Since man has not used GPS on other planets or asteroids, experimentation of this kind of navigation on the moon and Mars would be essential to using GPS in other areas of the solar system. The challenge to improve navigation would bring on safety in exploration. Had Magellan, Columbus, Erickson, or Lewis and Clark been provided with this new marvel of electronics, the world would have been a lot easier to navigate. Not to explore is not human and it's what drives the spirit to new heights. The heritage of this type of navigation is new in that it deals with a slow rotating sphere and would require a new approach to satellite deployment and usage. The concept of stationary satellites is not new and orbital formulas are used every day over the Earth.
Terra Forming the Mars’s atmosphere to an 21 % oxygen level will require that man develop a nuclear-powered magnetosphere otherwise the oxygen build up will be depleted by the solar winds and gravitation pulls of Jupitar. Mars does not have magnetic poles. Oxygen generators would be used over several centuries to change the atmosphere, plants would be used to change carbon dioxide to oxygen in the green house that man will need to build. Plants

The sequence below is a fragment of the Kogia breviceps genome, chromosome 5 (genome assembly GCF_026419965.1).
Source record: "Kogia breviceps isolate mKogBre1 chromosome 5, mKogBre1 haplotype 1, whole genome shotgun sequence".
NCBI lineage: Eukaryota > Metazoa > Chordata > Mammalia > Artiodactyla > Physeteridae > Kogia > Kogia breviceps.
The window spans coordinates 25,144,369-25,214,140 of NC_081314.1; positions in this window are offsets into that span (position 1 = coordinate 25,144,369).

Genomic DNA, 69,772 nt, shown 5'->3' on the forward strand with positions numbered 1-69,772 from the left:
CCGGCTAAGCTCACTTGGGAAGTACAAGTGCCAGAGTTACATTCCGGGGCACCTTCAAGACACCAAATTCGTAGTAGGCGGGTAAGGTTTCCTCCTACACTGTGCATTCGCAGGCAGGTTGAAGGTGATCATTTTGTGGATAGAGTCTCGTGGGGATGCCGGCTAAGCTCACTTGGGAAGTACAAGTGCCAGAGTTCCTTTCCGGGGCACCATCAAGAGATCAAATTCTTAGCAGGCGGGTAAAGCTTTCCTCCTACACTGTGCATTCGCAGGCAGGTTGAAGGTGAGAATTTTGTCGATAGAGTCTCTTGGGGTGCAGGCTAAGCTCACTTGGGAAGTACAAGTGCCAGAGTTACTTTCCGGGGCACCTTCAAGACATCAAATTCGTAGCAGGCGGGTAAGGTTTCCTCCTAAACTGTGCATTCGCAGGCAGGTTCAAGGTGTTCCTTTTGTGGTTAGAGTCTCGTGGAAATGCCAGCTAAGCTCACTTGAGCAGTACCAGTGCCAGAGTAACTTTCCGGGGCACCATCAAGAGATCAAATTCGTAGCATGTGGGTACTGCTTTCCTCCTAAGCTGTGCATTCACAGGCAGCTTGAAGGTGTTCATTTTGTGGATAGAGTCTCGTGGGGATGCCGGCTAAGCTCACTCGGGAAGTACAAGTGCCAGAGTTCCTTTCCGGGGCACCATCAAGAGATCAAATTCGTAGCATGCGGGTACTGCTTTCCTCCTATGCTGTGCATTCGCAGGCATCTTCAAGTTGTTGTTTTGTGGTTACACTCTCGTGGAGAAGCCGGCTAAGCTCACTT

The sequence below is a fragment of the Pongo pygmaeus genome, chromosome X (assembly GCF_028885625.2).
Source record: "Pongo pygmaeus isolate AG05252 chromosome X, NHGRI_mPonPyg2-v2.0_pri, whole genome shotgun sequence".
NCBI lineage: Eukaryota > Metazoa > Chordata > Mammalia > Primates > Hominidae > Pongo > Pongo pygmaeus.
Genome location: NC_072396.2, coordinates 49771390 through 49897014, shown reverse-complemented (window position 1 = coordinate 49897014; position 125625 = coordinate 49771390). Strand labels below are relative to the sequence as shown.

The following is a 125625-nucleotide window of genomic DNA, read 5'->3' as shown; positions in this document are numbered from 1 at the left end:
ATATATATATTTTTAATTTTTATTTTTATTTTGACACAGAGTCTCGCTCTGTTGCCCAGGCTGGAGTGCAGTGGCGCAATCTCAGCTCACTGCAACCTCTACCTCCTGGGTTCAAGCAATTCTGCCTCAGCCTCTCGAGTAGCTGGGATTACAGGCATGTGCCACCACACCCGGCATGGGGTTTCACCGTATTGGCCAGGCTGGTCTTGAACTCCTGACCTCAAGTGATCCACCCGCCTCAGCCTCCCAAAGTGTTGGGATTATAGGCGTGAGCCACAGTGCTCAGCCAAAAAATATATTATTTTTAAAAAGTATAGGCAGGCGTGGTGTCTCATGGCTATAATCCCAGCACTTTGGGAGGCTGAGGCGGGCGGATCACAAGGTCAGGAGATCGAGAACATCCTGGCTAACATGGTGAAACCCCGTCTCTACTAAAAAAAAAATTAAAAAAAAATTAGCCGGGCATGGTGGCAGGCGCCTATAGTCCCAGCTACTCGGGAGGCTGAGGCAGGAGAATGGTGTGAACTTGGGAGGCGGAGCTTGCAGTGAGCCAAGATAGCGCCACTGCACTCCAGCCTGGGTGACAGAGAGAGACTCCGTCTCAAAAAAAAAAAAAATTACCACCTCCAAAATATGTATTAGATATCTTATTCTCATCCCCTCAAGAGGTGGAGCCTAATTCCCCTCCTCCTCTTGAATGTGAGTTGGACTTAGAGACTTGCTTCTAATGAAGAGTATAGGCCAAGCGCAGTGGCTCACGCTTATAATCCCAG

could not survive outside of these structures because of the cold and dust storms. Building a man-made ionosphere would protect the planet from the ultraviolet and cosmic radiation.
VI. Risk Mitigation of Use with the Constellation System